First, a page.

What if I told you scientific evidence not only suggests no connection between vaccines and autism it also hints there may be no significant increase in autism at all?
I have sat back over the last few weeks listening and reading about the heated debate surrounding autism and its drastic increase over the last few decades. I have a back ground in teaching and researching technical problems in social domains (I am a systems engineer by education and experience) so I thought it would be interesting to see what all the fuss is actually about. Throw in that my oldest daughter just finished a heart-warming book report on Temple Grandin and I could not ignore the urge to dig in. Plus, I’m kind of a nerd and like to work with data in my spare time. To keep things scholarly, I will only review significantly cited peer-reviewed papers. I never thought sifting through the technical paperswould lead to such an interesting conclusion: That how we label things can influence how data is viewed and that political correctness isn’t always a bad thing. The once common term, mental retardation, is now viewed by many as offensive and politically incorrect. The medical community agrees and has begun to call conditions by more descriptive diagnosis terms such as intellectual disability, learning disability, cerebral palsy, down syndrome, and autism.
For those uninitiated, a significant portion of the population believes that early childhood vaccines, specifically those containing mercury-based preservatives (called thimerosal) are a major contributing and causal factor in autism. In particular, the MMR vaccine, a potent concoction designed to ward off measles, mumps and rubella, is fingered as a major culprit. The reason for this is anecdotally understood. According to standard practice of care, this vaccine is given first at 12-15 months of age and then again at 4 - 6 years of age. This window is also the time when the first symptoms of autism are identified, one of which is regression (losing previously learned speech and social development). It is only natural that our brains, which are wired to find causal relationships even when none exist, would jump to the conclusion that the two (MMR and autism) are related. After all, a parent witnesses symptoms (I might add tragically), like regression, around the time when the shots are administered.
It’s worth a quick review as to the genesis of this belief. In 1999 the California Department of Developmental Services published a report that indicated a drastic rise in the incidence of autism . This was followed by a flood of media connecting this increase to the use of the MMR vaccine (inintially suggested by a UK research group). However, a creadible link has never been found . To be fair, some studies have been published, but they are very low quality and easily discredited . However, the damage was done. Today ~8-10% of children under 35 months old in the United States are not vaccinated with the MMR. Some parents have legitimate reasons, but many self exclude due to the fear of inflicting autism on their children. This interactive map shows which states have the highest rates of non-MMR vaccinated children.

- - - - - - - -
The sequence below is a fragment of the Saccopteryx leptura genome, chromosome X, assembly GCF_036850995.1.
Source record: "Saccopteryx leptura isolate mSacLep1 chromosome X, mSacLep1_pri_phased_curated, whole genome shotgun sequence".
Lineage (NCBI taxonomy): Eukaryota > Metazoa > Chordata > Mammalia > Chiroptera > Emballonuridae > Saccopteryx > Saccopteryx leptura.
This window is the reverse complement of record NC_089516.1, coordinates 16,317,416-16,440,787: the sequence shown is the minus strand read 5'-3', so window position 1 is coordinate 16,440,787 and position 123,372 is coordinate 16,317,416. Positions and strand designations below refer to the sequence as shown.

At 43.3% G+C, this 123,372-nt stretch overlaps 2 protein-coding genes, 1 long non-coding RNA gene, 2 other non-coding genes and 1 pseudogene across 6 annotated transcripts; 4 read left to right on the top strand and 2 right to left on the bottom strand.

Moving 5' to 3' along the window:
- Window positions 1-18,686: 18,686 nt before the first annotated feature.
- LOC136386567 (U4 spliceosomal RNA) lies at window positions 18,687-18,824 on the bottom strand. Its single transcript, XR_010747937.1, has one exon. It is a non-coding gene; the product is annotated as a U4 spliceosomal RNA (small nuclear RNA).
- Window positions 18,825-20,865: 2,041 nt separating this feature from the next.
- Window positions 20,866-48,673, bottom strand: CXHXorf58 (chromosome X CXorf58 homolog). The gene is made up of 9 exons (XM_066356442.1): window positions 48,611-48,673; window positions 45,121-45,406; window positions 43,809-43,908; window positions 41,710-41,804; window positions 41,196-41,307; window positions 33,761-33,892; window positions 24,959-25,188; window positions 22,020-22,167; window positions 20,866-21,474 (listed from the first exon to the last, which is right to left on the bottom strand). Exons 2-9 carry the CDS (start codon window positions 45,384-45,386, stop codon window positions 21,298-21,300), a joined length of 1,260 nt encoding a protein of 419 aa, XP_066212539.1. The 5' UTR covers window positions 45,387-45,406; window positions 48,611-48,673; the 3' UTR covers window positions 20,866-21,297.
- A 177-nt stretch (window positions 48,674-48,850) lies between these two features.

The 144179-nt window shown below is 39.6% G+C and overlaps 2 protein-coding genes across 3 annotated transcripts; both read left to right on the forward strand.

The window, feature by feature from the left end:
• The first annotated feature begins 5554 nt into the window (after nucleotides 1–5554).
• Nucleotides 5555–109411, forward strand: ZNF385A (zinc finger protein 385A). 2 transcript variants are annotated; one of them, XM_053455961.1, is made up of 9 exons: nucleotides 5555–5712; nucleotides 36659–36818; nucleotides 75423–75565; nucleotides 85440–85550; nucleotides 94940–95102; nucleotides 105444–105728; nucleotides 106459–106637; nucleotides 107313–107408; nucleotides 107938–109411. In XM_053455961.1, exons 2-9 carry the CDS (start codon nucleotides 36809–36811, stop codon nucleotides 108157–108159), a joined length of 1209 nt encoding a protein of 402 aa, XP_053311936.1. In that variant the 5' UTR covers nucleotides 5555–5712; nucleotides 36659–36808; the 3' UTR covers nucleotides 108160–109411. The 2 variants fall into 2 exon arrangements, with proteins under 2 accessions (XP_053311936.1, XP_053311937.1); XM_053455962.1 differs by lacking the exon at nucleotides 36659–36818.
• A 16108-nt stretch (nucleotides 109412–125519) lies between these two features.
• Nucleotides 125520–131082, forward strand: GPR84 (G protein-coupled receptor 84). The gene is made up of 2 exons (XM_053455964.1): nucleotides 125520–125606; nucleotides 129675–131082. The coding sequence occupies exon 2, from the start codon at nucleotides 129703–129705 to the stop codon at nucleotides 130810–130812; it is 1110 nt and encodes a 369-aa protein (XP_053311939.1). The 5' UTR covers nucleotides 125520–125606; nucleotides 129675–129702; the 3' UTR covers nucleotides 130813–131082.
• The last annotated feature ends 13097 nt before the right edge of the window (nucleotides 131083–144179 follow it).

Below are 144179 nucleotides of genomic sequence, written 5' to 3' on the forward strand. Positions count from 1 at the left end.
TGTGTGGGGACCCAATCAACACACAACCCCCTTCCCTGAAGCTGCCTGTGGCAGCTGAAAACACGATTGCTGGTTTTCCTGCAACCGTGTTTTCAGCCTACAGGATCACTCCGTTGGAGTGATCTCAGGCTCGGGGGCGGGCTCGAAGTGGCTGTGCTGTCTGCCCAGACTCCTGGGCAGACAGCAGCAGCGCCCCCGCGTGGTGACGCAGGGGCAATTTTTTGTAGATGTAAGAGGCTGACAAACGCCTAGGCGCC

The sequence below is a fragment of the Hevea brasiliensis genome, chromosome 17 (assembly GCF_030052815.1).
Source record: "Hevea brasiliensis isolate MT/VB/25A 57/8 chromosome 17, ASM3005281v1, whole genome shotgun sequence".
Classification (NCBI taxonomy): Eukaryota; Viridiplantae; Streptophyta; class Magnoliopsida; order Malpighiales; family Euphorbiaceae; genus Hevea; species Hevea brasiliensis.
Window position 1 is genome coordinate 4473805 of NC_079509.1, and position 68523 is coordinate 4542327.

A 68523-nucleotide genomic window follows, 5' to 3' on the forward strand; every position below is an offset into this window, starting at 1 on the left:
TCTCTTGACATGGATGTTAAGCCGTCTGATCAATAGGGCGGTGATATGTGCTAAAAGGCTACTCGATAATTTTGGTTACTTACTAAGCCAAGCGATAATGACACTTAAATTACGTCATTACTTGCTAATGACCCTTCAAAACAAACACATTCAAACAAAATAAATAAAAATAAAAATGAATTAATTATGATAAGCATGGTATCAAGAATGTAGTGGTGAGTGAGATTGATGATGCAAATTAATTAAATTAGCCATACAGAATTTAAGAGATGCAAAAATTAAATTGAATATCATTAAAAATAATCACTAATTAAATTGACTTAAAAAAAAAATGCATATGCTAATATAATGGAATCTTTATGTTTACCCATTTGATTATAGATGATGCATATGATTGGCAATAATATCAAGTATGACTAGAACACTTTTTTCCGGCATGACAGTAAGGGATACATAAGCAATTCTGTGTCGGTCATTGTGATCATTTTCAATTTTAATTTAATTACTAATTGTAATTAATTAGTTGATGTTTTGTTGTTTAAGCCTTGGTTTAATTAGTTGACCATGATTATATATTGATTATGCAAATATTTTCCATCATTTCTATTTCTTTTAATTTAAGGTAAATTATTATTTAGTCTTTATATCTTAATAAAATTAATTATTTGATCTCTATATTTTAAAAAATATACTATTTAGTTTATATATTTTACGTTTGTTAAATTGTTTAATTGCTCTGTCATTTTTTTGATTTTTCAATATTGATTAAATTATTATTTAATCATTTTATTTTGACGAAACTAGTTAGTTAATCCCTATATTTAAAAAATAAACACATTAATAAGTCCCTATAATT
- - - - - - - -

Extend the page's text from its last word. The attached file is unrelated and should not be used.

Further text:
This chart shows the percentage (reported as decimal), by state, of children (below 35 months) not given the MMR shot.
The first thing that strikes me, or anyone paying attention, is that both sides of the argument claim to be on a firm scientific foundation. But on social media I rarely see any actual science being cited. So I thought it was worth a look. Basically, spoiler alert, there is no statistical link between MMR and autism . However, children receive an enormous amount of vaccines (not just MMR) and the body is a complex system. It seems reasonable to be skeptical of pumping large amounts of these things into our children. The medical profession should preemptively prove the safety of its practices and not push that responsibility on the patients it serves. I have vivid memories of my kids coming home from a single visit with up to six bandages from all their shots. Perhaps in the long-run, with more data, a clear picture of the non-linear impact of this practice will emerge. But the fact remains that for now, no linear connection has been made.
So if MMR is not the culprit then what is? Maybe nothing. As it turns out there is an active field of research in something called “diagnostic substitution.” Where the same disorder in one generation is referred to something completely different in another. As our knowledge grows, we have a better handle on conditions that may not have been well understood in the past. This is purely an administrative change but it has a large impact on how data is viewed. This phenomenon affects the data of many diseases. For example, cancer rates in countries that do not scan and/or detect the correct cause of illness, are notoriously unreliable. This can appear as a lower incidence of cancer in certain parts of the world, when that is not truly the case. Several studies suggest that diagnostic substitution is the actual cause of rising autism rates  . I have to agree. Take a look at this quote from one research article: